Chapter 12: Molecular and cellular studies on brain calcium/calmodulin-dependent protein kinase II

T. R. Soderling, K. Fukunaga, D. A. Brickey, Y. L. Fong, D. P. Rich, K. Smith, R. J. Colbran

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    10 Scopus citations

    Abstract

    This chapter discusses brain CaM-kinase II with a particular focus on its unique regulatory properties, its regulation in cultured brain cells, and its physiological functions. CaM-kinase II has widespread tissue distribution as oligomeric isozyme forms and is particularly abundant in the brain. In certain regions of the brain, such as hippocampus, it constitutes up to 2% of total protein, which probably makes it the most abundant enzyme in these tissues. CaM-kinase II is localized presynaptically where it is involved in Ca2+-dependent regulation of neurotransmitter biosynthesis and exocytosis. At excitatory synapses in forebrain, there is a thickening of the postsynaptic membrane called the postsynaptic density (PSD), and CaM-kinase II constitutes about 30–50% of the protein in the PSD. These excitatory synapses are subject to a usage-dependent enhancement of synaptic transmission called long-term potentiation (LTP)—a popular model for learning and memory.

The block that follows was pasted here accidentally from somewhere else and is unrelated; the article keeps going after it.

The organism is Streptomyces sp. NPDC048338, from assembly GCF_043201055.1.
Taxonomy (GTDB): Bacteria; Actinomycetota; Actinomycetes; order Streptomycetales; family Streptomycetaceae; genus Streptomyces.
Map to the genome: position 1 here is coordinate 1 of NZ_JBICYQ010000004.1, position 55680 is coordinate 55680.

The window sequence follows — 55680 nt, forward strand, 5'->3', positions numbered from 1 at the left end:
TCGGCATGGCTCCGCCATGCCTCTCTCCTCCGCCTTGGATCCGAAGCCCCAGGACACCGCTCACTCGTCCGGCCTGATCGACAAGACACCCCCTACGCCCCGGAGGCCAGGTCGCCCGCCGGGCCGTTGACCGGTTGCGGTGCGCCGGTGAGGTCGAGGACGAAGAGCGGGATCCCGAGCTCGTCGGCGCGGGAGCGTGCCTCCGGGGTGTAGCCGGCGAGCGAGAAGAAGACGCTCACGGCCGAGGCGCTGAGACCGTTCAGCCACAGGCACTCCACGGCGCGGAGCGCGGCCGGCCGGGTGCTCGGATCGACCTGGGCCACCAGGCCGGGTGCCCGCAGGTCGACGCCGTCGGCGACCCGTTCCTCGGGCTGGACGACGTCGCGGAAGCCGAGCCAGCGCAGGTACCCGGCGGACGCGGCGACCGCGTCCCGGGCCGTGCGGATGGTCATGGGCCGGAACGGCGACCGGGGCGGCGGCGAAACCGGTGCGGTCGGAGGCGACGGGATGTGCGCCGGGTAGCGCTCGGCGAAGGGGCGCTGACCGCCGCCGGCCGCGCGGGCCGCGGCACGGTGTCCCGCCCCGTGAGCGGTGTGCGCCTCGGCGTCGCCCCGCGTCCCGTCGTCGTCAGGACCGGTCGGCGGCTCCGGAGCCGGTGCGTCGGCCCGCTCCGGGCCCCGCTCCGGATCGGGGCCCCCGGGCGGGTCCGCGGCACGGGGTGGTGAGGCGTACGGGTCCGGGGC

Original languageEnglish (US)
    Pages (from-to)169-183
    Number of pages15
    JournalProgress in Brain Research
    Volume89
    Issue numberC
    DOIs
    StatePublished - Jan 1 1991

    ASJC Scopus subject areas

    • Neuroscience(all)

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    Soderling, T. R., Fukunaga, K., Brickey, D. A., Fong, Y. L., Rich, D. P., Smith, K., & Colbran, R. J. (1991). Chapter 12: Molecular and cellular studies on brain calcium/calmodulin-dependent protein kinase II. Progress in Brain Research, 89(C), 169-183. https://doi.org/10.1016/S0079-6123(08)61722-7